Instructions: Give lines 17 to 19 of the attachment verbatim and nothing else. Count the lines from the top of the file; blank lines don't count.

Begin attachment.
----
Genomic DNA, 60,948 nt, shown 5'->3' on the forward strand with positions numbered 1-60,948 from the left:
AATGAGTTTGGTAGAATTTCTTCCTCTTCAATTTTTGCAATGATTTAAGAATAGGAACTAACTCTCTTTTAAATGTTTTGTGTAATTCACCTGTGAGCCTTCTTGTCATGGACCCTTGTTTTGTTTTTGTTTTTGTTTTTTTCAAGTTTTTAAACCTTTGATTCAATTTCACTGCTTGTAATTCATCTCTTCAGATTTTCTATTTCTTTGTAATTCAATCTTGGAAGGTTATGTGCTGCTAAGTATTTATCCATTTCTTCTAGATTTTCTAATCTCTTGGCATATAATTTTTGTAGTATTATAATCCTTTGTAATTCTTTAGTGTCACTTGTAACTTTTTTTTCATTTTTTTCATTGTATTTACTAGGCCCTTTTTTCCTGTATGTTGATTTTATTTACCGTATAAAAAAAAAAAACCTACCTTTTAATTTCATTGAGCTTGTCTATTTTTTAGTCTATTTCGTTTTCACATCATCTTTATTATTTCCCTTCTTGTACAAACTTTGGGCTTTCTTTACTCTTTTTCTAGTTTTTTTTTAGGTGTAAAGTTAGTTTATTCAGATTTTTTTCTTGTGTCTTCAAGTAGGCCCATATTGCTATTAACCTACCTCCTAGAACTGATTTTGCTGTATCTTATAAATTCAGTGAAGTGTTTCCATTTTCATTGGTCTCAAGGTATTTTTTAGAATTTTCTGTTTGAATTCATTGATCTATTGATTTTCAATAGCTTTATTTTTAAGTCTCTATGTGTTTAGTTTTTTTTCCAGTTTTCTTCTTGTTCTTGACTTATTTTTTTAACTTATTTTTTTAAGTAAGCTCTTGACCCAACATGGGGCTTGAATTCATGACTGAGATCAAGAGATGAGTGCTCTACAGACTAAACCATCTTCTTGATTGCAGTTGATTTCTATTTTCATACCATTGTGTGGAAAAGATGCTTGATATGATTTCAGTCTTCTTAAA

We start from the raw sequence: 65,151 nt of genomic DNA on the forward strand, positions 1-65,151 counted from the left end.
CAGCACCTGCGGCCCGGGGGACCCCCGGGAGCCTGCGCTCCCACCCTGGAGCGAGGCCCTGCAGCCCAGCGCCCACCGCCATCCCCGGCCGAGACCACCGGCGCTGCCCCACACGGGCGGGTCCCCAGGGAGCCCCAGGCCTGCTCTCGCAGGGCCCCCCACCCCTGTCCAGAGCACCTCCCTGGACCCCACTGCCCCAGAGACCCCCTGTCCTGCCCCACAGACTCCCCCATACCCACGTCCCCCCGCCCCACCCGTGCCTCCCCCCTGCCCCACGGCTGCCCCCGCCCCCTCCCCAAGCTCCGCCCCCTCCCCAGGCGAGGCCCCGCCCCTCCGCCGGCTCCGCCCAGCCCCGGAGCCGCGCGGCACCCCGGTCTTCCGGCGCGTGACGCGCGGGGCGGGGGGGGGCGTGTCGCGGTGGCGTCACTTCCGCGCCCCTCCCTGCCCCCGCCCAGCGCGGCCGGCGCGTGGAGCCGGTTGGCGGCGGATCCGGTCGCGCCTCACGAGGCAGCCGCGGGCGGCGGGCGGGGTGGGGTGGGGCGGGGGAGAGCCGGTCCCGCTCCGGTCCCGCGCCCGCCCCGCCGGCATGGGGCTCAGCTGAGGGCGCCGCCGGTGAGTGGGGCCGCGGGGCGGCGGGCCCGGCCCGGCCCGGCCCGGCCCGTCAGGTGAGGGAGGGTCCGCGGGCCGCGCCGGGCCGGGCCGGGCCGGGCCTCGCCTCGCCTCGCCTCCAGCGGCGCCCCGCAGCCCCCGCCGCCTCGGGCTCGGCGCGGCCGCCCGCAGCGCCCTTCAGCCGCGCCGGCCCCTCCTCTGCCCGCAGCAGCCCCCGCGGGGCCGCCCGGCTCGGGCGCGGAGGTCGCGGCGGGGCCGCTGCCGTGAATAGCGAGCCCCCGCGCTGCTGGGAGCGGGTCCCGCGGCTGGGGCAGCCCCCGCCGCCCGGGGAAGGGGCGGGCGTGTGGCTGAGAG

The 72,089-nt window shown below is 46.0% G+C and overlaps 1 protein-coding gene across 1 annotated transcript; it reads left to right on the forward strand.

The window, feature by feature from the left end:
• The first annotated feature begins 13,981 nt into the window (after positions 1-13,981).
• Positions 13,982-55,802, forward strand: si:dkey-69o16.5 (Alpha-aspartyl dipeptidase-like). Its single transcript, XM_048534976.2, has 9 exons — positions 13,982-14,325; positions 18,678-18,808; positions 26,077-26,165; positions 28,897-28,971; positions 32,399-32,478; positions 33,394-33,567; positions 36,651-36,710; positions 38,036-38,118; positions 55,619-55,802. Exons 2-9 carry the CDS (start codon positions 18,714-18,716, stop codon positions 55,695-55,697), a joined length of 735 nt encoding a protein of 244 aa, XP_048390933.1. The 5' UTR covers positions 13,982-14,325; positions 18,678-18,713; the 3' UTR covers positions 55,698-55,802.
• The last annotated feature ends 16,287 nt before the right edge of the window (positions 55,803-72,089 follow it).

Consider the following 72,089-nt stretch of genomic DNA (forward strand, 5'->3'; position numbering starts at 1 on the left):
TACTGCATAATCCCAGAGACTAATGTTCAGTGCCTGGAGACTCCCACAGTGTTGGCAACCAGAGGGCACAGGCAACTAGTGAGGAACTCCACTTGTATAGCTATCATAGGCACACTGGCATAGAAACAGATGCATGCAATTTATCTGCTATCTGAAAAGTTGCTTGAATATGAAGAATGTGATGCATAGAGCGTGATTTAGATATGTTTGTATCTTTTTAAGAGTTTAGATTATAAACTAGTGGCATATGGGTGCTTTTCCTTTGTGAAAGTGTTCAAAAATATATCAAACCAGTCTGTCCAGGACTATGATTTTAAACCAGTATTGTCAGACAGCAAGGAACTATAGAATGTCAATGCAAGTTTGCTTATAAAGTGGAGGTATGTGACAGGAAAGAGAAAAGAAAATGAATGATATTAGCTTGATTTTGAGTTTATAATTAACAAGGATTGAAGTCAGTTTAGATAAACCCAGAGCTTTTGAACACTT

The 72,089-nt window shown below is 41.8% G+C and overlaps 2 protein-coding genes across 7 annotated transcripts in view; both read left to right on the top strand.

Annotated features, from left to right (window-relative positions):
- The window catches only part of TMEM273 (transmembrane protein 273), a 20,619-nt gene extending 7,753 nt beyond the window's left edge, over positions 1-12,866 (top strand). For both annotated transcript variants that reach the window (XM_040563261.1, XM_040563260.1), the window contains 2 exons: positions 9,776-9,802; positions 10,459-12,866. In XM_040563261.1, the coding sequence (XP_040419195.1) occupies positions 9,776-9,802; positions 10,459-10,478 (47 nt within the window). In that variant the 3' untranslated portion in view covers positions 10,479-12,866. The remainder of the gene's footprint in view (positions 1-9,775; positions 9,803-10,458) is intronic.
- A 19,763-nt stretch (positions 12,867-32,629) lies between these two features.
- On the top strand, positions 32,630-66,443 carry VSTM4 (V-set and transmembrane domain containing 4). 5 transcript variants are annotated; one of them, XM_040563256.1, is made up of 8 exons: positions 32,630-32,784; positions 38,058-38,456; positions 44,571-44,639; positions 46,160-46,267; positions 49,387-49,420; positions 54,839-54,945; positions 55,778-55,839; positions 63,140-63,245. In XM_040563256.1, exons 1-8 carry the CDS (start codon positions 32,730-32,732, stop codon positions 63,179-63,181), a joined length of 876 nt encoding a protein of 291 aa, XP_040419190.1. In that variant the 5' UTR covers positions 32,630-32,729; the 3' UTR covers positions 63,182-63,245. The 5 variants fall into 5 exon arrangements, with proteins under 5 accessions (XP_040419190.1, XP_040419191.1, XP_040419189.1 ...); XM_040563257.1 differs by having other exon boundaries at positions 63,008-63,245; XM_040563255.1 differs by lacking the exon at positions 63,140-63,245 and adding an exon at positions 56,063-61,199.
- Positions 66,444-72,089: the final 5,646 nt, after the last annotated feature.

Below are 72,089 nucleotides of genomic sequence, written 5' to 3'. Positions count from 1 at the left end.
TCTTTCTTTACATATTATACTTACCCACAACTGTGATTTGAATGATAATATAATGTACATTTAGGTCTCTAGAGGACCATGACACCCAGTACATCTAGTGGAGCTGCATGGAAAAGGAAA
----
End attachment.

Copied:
- Positions 66,444-72,089: the final 5,646 nt, after the last annotated feature.

Below are 72,089 nucleotides of genomic sequence, written 5' to 3'. Positions count from 1 at the left end.
TCTTTCTTTACATATTATACTTACCCACAACTGTGATTTGAATGATAATATAATGTACATTTAGGTCTCTAGAGGACCATGACACCCAGTACATCTAGTGGAGCTGCATGGAAAAGGAAA